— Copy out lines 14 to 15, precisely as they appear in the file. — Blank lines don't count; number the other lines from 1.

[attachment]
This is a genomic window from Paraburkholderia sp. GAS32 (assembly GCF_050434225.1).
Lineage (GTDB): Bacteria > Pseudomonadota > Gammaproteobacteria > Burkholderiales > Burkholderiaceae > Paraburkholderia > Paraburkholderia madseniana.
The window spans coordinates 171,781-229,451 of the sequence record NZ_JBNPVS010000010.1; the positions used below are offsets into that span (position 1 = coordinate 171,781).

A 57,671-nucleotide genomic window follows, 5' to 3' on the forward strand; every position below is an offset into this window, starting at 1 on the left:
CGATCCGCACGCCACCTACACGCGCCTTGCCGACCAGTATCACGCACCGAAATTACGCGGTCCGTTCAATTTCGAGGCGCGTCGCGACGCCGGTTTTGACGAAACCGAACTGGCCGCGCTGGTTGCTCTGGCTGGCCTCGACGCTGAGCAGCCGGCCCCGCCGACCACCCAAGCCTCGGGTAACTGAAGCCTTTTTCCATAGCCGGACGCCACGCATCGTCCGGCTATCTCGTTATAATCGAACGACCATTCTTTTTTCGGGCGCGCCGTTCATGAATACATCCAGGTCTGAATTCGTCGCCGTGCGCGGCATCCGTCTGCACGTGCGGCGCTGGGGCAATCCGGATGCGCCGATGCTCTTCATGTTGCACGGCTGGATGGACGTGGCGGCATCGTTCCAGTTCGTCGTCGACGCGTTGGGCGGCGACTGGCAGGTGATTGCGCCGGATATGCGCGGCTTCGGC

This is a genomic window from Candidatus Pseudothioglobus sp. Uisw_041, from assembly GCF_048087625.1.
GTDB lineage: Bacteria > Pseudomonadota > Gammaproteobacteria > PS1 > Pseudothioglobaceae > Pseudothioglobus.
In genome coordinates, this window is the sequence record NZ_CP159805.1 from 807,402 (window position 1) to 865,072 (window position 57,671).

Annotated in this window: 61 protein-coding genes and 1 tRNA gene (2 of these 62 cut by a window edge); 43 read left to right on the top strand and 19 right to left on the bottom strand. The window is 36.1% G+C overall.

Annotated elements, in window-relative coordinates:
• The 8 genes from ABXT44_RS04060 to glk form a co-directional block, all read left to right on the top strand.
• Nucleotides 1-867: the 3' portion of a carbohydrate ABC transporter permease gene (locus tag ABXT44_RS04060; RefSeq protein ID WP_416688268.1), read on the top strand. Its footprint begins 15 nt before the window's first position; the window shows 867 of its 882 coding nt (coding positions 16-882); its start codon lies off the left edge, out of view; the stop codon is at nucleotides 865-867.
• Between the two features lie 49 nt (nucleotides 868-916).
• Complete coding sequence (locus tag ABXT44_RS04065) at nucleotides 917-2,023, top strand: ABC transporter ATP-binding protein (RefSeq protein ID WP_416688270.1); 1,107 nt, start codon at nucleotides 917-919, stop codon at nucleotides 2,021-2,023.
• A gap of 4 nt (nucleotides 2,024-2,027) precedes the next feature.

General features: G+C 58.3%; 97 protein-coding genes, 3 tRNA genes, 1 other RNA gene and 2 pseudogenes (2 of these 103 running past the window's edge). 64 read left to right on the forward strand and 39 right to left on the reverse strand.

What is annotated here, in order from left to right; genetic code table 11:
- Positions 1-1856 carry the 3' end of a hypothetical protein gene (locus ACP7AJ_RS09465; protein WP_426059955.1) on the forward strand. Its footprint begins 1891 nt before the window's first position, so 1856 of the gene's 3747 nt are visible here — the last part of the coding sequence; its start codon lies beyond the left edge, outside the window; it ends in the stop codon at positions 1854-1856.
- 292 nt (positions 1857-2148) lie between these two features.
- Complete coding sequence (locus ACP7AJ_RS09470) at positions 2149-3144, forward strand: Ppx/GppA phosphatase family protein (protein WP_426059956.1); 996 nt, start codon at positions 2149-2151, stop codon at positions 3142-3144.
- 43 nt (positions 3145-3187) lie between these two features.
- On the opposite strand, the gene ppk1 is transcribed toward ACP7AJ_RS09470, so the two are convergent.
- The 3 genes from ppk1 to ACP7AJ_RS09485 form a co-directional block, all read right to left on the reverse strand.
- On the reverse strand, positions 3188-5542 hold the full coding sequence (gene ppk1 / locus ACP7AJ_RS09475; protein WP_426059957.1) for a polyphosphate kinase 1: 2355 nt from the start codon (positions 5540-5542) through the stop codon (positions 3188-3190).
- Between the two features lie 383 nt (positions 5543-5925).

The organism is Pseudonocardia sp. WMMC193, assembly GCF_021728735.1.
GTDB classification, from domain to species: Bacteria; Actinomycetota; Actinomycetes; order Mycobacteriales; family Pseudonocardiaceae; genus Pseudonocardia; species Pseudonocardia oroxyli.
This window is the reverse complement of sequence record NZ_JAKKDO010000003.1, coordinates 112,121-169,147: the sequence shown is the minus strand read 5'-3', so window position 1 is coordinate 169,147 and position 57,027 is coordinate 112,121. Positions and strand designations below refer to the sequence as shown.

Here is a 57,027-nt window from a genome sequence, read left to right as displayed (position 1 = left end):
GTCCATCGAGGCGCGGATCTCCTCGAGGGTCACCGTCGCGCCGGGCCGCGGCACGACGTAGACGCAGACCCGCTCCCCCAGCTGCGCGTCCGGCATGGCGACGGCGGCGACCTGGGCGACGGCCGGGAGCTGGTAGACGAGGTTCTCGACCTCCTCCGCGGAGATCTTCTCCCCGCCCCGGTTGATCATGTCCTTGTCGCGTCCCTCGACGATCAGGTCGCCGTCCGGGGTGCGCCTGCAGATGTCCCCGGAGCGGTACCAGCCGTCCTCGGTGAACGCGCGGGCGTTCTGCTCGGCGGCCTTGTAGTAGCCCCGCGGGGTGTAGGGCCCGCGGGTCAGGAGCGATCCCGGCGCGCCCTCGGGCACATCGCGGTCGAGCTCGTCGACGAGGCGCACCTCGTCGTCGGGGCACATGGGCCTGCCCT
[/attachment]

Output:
• Complete coding sequence (locus tag ABXT44_RS04065) at nucleotides 917-2,023, top strand: ABC transporter ATP-binding protein (RefSeq protein ID WP_416688270.1); 1,107 nt, start codon at nucleotides 917-919, stop codon at nucleotides 2,021-2,023.
• A gap of 4 nt (nucleotides 2,024-2,027) precedes the next feature.